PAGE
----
Abnormal versions of beta-globin can distort red blood cells into a sickle shape. The sickle-shaped red blood cells die prematurely, which can lead to anemia. Sometimes the inflexible, sickle-shaped cells get stuck in small blood vessels and can cause serious medical complications.

    Learn more about the gene associated with sickle cell disease

    • HBB

    Related Information

    • What is a gene?
    • What is a gene mutation and how do mutations occur?
    • How can gene mutations affect health and development?
    • More about Mutations and Health

    Inheritance Pattern

    This condition is inherited in an autosomal recessive pattern , which means both copies of the gene in each cell have mutations. The parents of an individual with an autosomal recessive condition each carry one copy of the mutated gene, but they typically do not show signs and symptoms of the condition.

    Related Information

    • What does it mean if a disorder seems to run in my family?
    • What are the different ways in which a genetic condition can be inherited?
    • More about Inheriting Genetic Conditions

    Diagnosis & Management Links

    Formal Diagnostic Criteria (3 links)

    • ACT Sheet: FS (PDF)
    • ACT Sheet: FSA (PDF)
    • ACT Sheet: FSC (PDF)

    Genetic Testing Information (2 links)

    • What is genetic testing?
    • Genetic Testing Registry: Hb SS disease

    Research Studies from ClinicalTrials.gov (1 link)

    • ClinicalTrials.gov

    Other Diagnosis and Management Resources (8 links)

    • Baby’s First Test: S, Beta-Thalassemia
    • Baby’s First Test: S, C Disease
    • Baby’s First Test: Sickle Cell Anemia
    • GeneReview: Sickle Cell Disease
    • Genomics Education Programme (UK)
    • Howard University Hospital Center for Sickle Cell Disease
    • MedlinePlus Encyclopedia: Sickle Cell Anemia
    • MedlinePlus Encyclopedia: Sickle Cell Test

    Related Information

    • How we cover diagnosis and management of health conditions
    • How are genetic conditions diagnosed?
    • How are genetic conditions treated or managed?
    • How can I find a genetics professional in my area?

    Other Names for This Condition

    • HbS disease
    • Hemoglobin S Disease
    • SCD
    • Sickle cell disorders
    • Sickling disorder due to hemoglobin S

    Related Information

    • How are genetic conditions and genes named?

    Additional Information & Resources

    Health Information from MedlinePlus (4 links)

    • Encyclopedia: Sickle Cell Anemia
    • Encyclopedia: Sickle Cell Test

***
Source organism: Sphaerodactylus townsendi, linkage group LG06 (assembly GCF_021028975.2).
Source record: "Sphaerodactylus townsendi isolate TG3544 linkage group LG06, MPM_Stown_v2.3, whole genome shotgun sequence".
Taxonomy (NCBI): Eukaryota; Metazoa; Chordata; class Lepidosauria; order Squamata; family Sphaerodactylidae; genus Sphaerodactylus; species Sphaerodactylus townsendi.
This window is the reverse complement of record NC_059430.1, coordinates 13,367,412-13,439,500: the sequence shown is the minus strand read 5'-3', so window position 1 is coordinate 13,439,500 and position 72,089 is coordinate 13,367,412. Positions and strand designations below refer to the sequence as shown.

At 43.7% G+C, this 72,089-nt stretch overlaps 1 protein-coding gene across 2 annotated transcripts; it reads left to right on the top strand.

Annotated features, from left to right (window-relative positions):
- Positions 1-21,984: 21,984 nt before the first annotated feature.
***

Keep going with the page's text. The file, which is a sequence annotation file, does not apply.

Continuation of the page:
• Health Topic: Newborn Screening
    • Health Topic: Sickle Cell Disease

    Genetic and Rare Diseases Information Center (1 link)

    • Sickle cell anemia

    Additional NIH Resources (4 links)

    • GeneEd
    • National Heart, Lung, and Blood Institute
    • National Human Genome Research Institute
    • National Library of Medicine: Changing the Face of Medicine

    Educational Resources (18 links)

    • About Sickle Cell Disease
    • Action Medical Research for Children (UK)
    • American Sickle Cell Anemia Association: Changing Faces, Changing Shapes (video)
    • DNA Learning Center from Cold Spring Harbor Laboratory: Sickle Cell Anemia, 3D Animation with Narration
    • Genetic Science Learning Center, University of Utah
    • Illinois Department of Public Health
    • Information Center for Sickle Cell and Thalassemic Disorders
    • MalaCards: sickle cell disease
    • Merck Manual of Medical Information, Second Home Edition
    • Michigan Department of Community Health (PDF)
    • Nemours Foundation
    • Orphanet: Sickle cell anemia
    • Swedish National Board of Health and Welfare
    • University of Rochester Medical Center
    • Virginia Department of Health (PDF)
    • Washington State Department of Health: Hemoglobin S Fact Sheet (PDF)
    • Your Genes Your Health from Cold Spring Harbor Laboratory
    • Your Genome from Wellcome Genome Campus

    Patient Support and Advocacy Resources (5 links)

    • American Sickle Cell Anemia Association
    • March of Dimes
    • National Organization for Rare Disorders (NORD)
    • Sickle Cell Disease Association of America
    • The Sickle Cell Information Center

    Clinical Information from GeneReviews (1 link)

    • Sickle Cell Disease

    Scientific Articles on PubMed (1 link)

    • PubMed

    Catalog of Genes and Diseases from OMIM (1 link)